Cretaceous Turtle from Inversand
April 9, 2011
The following background information on Inversand is from an unpublished document from the New Jersey State Museum;
"The greensand “marl” mines of central New Jersey have been economically important for well over 150 years, but their significance to the geological and paleontological sciences over the same period cannot be underestimated. In terms of quality, quantity, and continuous productivity of vertebrate fossil remains of both known and new species these sediments have few, if any, equals. Fossils are common throughout most of the sediments exposed at the Inversand Mine. However, the greatest accumulation of vertebrate remains is concentrated in a thin (~20 cm) layer at the contact between the latest Cretaceous Navesink Formation and the overlying earliest Paleocene Hornerstown Formation. This bone bed is commonly referred to as the “Main Fossiliferous Layer”, or the MFL, and is renowned for both the abundance and quality of preservation of the remains it contains"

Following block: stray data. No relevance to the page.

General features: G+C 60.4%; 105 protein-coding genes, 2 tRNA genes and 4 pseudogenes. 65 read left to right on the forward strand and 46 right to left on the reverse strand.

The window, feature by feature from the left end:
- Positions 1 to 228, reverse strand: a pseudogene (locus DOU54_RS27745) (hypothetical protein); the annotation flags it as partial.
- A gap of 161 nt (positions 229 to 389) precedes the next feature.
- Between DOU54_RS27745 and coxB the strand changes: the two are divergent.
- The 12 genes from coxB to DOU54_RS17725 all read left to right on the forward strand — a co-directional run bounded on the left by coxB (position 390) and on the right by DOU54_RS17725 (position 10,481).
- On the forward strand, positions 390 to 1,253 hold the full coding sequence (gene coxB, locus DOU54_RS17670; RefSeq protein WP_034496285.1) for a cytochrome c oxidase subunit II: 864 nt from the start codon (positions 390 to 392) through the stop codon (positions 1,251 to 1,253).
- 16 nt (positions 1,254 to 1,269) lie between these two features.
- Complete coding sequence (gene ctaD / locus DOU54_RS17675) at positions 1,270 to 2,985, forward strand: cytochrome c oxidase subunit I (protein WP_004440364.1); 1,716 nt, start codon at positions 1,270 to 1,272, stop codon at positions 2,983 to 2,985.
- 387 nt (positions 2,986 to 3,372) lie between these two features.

The turtle was found in the MFL and was identified in the field as Agomphus tardus by Dave Parris, curator of the New Jersey State Museum. A. tardus is thought to be a land turtle and considered a rare find. After piecing the fragments back together I contacted Dave who was excited about the find. While this turtle is far from complete, almost all the pieces I found are missing from the museums existing specimen.
The "Badlands" of New Jersey.
The plastron or bottom of the turtle.
Two views of the same complete costal.
New Jersey fossil turtles seem to explode of their own accord.
The first piece that came out had a fresh break which was my clue to
With any donation comes the paperwork.